Cruisers Forum
 


Join CruisersForum Today

Reply
 
Thread Tools Rate Thread Display Modes
Old 29-09-2008, 13:45   #1
Registered User

Join Date: Jan 2008
Posts: 15
maximum hull speed for cat

Is the formula for max. hull speed the same for a cat as a mono hull.
If different --What is the formula?
__________________

__________________
Nauti Cat is offline   Reply With Quote
Old 29-09-2008, 14:00   #2
Moderator Emeritus
 
David M's Avatar

Cruisers Forum Supporter

Join Date: Sep 2007
Location: San Francisco Bay
Boat: research vessel
Posts: 10,150
Many catamarans are not limited to their hull speed. I did this with a Hobie 18 frequently. An 18 foot boat has a hull speed of 5.9 knots. I frequenty hit 20 knots and above and was not planing. You need to have a high sail area to displacement ratio, a high righting moment and narrow hulls. Catamarans do have a hull speed but it is not their limiting factor. Same with powerboats, once they reach hull speed, if they have any more power then they start to plane. Some monohulls can plane as well.

The most common formula is the square root of the length in feet times 1.34...the speed units are in knots. You will see constants that varie somewhat from 1.34.
__________________

__________________
David

Life begins where land ends.
David M is offline   Reply With Quote
Old 29-09-2008, 14:52   #3
Senior Cruiser
 
44'cruisingcat's Avatar

Cruisers Forum Supporter

Join Date: Sep 2006
Posts: 7,454
Images: 69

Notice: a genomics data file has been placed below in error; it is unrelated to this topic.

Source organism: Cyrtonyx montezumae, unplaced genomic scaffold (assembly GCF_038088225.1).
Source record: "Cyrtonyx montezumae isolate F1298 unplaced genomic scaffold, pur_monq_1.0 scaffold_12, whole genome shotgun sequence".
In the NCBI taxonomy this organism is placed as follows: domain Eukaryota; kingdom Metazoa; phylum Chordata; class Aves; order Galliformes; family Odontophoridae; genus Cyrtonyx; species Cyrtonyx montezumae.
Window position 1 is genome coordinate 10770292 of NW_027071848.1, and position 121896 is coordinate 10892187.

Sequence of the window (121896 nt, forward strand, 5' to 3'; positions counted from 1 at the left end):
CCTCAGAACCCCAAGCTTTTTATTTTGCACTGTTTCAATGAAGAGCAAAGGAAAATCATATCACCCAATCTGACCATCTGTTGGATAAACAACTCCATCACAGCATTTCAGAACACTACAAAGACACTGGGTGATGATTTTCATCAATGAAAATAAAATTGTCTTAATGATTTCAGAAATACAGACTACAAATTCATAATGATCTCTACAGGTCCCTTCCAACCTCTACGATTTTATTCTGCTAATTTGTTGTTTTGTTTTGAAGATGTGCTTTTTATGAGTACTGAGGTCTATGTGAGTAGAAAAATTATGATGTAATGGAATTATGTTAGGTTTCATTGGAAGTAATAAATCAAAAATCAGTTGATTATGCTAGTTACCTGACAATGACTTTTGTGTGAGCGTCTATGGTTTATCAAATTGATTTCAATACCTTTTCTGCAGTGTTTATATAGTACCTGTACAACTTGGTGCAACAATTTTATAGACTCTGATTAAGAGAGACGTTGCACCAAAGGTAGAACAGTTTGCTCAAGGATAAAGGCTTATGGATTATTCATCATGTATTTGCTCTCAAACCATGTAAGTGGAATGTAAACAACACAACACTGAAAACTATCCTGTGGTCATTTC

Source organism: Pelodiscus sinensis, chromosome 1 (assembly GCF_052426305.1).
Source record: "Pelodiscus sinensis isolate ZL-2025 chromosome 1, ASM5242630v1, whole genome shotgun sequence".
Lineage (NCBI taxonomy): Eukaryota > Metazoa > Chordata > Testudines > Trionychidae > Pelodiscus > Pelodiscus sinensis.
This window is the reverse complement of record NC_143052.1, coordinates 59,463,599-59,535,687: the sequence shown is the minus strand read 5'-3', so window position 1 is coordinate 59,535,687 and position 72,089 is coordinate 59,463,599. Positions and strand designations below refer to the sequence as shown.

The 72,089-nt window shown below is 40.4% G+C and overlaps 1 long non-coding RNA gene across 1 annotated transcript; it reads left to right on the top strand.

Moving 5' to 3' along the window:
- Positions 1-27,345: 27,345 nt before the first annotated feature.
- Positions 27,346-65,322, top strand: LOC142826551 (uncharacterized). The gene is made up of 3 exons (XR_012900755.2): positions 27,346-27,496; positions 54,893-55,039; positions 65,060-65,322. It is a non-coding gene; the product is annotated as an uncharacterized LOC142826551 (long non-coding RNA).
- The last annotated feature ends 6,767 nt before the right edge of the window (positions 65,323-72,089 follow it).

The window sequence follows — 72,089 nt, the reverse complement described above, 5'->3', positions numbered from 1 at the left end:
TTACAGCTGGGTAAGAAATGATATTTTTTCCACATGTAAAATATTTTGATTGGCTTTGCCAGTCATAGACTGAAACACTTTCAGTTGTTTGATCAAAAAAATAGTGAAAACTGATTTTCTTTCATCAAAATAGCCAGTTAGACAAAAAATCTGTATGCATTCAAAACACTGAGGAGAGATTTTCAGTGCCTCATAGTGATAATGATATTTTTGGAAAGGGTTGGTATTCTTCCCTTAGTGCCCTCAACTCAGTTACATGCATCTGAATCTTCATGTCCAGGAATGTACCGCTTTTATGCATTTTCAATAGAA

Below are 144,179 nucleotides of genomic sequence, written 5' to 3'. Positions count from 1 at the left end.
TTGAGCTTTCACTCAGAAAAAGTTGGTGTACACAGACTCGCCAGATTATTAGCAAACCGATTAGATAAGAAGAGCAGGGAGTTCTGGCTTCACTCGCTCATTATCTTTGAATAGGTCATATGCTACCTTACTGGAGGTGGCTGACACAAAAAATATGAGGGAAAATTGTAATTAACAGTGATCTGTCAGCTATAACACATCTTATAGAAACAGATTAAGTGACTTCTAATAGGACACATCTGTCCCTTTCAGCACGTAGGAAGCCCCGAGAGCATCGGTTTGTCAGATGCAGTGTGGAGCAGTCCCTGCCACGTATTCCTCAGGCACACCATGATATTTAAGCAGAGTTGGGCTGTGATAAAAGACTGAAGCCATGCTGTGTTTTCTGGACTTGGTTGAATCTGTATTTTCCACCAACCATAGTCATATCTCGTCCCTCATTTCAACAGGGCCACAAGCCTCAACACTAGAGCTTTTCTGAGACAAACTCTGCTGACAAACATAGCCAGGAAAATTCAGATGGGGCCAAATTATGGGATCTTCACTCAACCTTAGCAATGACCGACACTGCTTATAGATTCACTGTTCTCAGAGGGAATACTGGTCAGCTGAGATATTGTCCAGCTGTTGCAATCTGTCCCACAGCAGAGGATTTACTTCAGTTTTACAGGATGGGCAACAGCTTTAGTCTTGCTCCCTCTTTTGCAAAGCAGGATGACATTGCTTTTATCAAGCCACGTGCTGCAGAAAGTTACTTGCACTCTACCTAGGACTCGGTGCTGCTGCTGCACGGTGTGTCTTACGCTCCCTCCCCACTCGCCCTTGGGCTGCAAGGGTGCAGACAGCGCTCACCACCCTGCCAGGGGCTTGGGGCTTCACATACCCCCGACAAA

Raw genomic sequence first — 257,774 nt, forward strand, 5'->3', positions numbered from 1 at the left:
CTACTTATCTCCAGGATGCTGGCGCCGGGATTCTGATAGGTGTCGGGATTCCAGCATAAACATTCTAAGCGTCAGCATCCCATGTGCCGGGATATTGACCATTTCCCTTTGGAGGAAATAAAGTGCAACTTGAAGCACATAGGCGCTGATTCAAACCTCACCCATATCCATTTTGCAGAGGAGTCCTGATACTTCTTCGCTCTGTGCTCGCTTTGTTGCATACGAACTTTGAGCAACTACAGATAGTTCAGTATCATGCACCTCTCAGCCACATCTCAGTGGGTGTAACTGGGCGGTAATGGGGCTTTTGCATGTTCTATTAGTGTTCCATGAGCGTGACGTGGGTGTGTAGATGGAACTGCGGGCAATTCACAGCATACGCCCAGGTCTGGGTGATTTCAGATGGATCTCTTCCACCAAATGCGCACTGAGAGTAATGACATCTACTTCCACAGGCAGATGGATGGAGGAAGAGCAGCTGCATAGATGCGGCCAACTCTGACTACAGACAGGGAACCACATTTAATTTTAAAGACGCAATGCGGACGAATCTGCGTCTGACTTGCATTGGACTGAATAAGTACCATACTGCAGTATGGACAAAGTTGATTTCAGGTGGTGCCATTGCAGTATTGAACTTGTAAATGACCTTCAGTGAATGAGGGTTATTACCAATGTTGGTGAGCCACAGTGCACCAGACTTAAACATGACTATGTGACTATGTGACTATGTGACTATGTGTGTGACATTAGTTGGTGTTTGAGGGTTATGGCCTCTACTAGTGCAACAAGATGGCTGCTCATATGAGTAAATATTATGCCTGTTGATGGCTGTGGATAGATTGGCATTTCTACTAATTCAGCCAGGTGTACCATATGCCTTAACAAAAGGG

There was research done in the UK that indicated that when waterline length to beam ratios exceed around 8:1, the limitations caused by wavemaking drag become much less important. Most cat hulls are better than 8:1, and I'd say all tri's would be.

For boats with L:B ratios of less than 8:1 to exceed hull speed they need to plane, which requires enormous amounts of power. Boats with higher rarios can exceed theoretical hull speed by large amounts without planing, and don't require anywhere near as much power.

There's a video here of a 50 foot power cat at 30 knots in full displacement mode. It is powered by a pair of 375hp diesels - very modest power for a boat of that size and performance: Allura Marine | Welcome
__________________
44'cruisingcat is offline   Reply With Quote
Old 29-09-2008, 15:15   #4
Registered User

Join Date: Jan 2008
Posts: 15
Guess I need to be a little more specific: 46' power cat w 17.5 beam
37 tons. Max. hull speed by standard formula for mono hull would be 8.6kts
So, would this be the most efficient max speed? It does have twin 370hp that have top end of 22kts., but I'm trying to figure the most effecient speed for long voyage.
__________________
Nauti Cat is offline   Reply With Quote
Old 29-09-2008, 15:41   #5
Senior Cruiser
 
44'cruisingcat's Avatar

Cruisers Forum Supporter

Join Date: Sep 2006
Posts: 7,454
Images: 69
Really you'd need to establish that by testing. I think Bob Oram said that in the tests they did, the Allura boat was at it's most fuel efficient at 15 knots - 37 litres per hour total, = 2.5 l/nm, and 3.0 l/nm at 20 knots.The very best economy might lie somewhere in between.

At 7 knots it used 24 l/h = 3.4 l/nm, so economy was better at 20 knots.

That boat is 16 tonnes and 55 feet.

It would probably depend on a lot of things - the engine characteristics, the props etc etc.
__________________
44'cruisingcat is offline   Reply With Quote
Old 29-09-2008, 17:31   #6
Registered User

Join Date: Sep 2007
Location: Colombo
Posts: 1,059
Quote:
Originally Posted by Nauti Cat View Post
Guess I need to be a little more specific: 46' power cat w 17.5 beam
37 tons. Max. hull speed by standard formula for mono hull would be 8.6kts
So, would this be the most efficient max speed? It does have twin 370hp that have top end of 22kts., but I'm trying to figure the most effecient speed for long voyage.
For the power cats I am used to dealing with the following generally applies. But I make the point that these are very well designed efficient foil assisted vessels so will not necessarily apply to others. They are also bigger than yours.